Posted by Josephine Agbonkhese | 16 October 2019 | 2,070 times
From demanding monetary favours for good grades to pestering female students for sexual favours, educational institutions in the country have been reduced to dens of sexual predators, becoming increasingly dangerous for the development of girls.
Although major legislation, the Sexual Harassment in Tertiary Education Institution Bill, had been passed in 2016, it has not served as a deterrent to erring lecturers. This is however largely due to the failure of victims to speak out.
While Nigerians were getting over the Obafemi Awolowo University, OAU, Ile-Ife, professor saga, BBC investigative report has set the country alight with a gut-wrenching 13-minute 44-second video of sex-for-grades shenanigans in the University of Lagos, UNILAG. The full documentary is still expected.
Vanguard Women Own spoke to a psychologist and a counsellor, who suggested ways by students, can avoid falling victim to lecherous lecturers. Foremost guidance and counselling expert, Prof (Mrs) Mopelola Omoegun, a lecturer at the University of Lagos, UNILAG, where she was formerly Dean, Faculty of Education, believes it takes two to tango and that any disciplined female student who is willing, can avoid falling victim to randy lecturers.
Prof Omoegun said: “First and foremost, female students should be up and doing in their studies. They should resist the temptation of asking for favours because lecturers with poor self-control see this as an opportunity.
“The manner in which a student dresses is also important. If you do not make yourself vulnerable, it’s going to be difficult for you to become a victim.”
Visiting lecturers’ office alone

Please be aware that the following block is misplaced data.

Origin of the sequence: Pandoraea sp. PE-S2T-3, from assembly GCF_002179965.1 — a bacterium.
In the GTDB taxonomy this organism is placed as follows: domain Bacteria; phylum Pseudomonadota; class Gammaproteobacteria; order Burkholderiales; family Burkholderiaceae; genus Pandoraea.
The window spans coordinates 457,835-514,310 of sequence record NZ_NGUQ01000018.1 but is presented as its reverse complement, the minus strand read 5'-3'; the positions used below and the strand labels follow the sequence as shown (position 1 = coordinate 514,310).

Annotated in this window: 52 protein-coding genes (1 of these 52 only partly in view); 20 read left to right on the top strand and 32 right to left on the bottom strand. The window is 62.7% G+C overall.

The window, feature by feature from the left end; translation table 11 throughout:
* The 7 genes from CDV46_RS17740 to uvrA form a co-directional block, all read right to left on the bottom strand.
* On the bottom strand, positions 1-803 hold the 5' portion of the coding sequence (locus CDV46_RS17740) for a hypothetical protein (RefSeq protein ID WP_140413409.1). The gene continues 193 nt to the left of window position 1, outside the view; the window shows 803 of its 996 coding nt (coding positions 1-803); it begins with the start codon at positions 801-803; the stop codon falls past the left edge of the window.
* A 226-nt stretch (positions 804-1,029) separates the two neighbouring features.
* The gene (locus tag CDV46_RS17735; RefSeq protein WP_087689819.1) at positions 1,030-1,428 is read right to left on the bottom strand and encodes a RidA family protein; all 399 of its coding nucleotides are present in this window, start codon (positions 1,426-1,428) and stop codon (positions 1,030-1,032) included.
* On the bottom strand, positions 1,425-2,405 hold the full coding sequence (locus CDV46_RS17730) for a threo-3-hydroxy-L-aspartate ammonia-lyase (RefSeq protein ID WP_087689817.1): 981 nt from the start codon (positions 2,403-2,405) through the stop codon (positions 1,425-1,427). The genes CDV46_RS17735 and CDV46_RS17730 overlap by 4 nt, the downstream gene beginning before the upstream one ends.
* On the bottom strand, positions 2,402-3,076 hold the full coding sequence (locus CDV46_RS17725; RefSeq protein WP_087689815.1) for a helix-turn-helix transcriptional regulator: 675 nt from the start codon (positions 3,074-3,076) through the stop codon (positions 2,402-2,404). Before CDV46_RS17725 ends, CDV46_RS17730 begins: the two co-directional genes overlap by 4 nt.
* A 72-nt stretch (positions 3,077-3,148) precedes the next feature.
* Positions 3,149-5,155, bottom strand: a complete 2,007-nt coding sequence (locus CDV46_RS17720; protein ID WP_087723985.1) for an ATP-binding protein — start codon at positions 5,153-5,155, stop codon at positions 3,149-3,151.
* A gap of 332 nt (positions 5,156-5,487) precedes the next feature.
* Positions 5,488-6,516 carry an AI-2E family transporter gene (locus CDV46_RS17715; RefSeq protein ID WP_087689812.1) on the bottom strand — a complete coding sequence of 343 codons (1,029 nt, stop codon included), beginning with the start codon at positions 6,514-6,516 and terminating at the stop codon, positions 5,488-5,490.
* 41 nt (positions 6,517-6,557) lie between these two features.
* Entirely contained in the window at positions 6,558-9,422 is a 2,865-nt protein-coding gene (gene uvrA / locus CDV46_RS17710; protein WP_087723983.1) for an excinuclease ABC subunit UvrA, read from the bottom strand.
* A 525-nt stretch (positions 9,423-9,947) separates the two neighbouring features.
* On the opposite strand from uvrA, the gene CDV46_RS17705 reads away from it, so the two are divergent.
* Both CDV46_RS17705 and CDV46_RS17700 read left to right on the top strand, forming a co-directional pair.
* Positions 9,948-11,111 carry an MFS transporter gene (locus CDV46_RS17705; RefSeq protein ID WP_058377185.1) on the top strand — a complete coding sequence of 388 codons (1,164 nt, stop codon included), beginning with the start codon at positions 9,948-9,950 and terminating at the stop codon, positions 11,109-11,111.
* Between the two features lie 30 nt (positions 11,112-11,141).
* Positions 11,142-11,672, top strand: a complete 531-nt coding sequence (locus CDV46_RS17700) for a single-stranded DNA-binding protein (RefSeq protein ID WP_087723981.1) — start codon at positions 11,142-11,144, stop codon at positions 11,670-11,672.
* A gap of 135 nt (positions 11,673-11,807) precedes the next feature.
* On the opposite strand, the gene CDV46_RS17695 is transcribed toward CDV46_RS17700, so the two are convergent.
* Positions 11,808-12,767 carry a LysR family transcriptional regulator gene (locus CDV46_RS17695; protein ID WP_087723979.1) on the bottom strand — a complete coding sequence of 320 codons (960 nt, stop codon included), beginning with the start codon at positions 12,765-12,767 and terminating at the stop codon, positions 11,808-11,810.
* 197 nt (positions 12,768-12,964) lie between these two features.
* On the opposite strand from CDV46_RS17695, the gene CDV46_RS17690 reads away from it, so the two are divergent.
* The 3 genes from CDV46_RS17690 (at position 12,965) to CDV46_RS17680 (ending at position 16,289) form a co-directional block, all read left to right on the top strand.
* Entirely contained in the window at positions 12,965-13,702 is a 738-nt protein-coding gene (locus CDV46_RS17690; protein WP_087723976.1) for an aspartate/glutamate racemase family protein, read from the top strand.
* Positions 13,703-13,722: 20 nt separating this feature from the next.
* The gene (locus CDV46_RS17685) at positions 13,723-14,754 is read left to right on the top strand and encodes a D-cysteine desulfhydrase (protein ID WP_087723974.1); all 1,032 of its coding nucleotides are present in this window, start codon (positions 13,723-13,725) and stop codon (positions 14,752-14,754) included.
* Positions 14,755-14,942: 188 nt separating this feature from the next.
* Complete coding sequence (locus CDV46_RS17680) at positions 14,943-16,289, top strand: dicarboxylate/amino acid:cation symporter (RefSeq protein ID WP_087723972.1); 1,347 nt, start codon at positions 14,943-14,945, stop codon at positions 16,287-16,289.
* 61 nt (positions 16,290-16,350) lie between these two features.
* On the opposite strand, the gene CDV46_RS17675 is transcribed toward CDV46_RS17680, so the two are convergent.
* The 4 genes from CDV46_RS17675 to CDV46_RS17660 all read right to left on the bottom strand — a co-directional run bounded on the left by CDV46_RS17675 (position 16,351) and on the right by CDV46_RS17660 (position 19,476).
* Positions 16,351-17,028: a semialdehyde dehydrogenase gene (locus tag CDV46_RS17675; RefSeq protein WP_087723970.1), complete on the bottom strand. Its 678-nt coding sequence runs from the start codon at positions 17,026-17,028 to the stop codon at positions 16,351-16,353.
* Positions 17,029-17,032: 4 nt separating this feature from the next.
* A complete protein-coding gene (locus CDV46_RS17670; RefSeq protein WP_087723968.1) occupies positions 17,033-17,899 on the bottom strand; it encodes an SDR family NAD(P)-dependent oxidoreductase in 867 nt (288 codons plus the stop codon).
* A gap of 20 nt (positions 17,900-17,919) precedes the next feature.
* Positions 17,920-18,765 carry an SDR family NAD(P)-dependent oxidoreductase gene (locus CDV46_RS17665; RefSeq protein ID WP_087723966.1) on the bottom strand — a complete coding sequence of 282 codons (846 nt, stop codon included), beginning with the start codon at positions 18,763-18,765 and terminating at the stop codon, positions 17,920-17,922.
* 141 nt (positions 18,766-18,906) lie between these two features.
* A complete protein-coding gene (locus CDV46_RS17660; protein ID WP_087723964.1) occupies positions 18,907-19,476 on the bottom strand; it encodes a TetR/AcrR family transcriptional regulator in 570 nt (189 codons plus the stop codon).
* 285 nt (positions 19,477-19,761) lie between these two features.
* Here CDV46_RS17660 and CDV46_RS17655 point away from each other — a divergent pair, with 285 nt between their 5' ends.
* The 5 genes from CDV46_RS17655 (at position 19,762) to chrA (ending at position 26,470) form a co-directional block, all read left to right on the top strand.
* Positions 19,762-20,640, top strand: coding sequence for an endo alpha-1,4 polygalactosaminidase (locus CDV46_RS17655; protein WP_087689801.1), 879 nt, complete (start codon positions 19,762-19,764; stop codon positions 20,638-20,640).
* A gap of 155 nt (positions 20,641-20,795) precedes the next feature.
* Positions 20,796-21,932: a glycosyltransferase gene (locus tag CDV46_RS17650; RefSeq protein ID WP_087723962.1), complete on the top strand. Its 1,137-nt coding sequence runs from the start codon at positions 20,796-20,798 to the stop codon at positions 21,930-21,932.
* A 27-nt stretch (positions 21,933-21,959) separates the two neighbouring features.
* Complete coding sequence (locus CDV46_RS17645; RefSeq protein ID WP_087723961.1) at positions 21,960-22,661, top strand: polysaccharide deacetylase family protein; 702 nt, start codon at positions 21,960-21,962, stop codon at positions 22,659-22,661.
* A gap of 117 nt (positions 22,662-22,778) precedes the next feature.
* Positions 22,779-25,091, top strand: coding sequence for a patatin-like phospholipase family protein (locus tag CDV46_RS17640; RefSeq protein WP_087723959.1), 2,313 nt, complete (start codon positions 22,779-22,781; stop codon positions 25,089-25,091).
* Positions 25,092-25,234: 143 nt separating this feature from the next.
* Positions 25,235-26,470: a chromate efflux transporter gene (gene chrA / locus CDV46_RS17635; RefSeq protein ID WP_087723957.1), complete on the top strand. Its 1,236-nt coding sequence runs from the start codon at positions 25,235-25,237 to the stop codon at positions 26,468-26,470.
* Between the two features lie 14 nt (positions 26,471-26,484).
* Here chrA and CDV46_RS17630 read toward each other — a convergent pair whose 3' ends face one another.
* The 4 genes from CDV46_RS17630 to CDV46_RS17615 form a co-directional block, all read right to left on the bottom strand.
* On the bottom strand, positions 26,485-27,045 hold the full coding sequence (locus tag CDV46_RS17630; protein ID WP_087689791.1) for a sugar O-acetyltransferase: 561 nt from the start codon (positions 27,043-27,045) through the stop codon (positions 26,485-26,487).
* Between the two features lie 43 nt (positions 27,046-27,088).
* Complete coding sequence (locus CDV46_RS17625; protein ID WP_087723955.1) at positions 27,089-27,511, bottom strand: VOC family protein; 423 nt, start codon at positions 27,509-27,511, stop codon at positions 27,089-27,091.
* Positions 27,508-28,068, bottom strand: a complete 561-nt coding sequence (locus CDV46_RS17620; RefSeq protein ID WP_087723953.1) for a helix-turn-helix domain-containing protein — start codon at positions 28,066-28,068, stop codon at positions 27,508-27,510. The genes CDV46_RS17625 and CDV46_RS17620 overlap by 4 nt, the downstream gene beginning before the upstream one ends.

Having imbibed the earlier mentioned tips, according to Omoegun, students should also be mindful of certain signals which could spell danger. She cautioned: “If you want to submit assignments and a lecturer asks you to bring it to his office personally, that is a signal. Class representatives can collate and submit assignments. Preferably, the lecturer should collect assignments right in the classroom. This also means the student should get her assignment ready at the right time. If a lecturer, however, requires a female student to personally submit her assignment or demands to see her, then she should do so in the company of a friend.”
Drawing attention to self Omoegun also noted that certain behaviours too that could draw the attention of lecturers to some female students and cause them to demand illicit affairs include lousiness in class, especially in their relation to fellow classmates; coming late into the lecturer room, as well as dressing ostentatiously.
Say NO, put feet down
While the above could reduce the chances of becoming prey, there is no denying the fact that desperately lecherous lecturers might still find their targets. In such circumstances, a psychologist, Dr Raphael James, Founder, Centre for Research, Information Management and Media Development, CRIMMD, who recalled that his female friend on campus was a victim of the ordeal at the Ondo State University, Ado-Ekiti, said girls must be taught to say ‘No’ and put their feet down.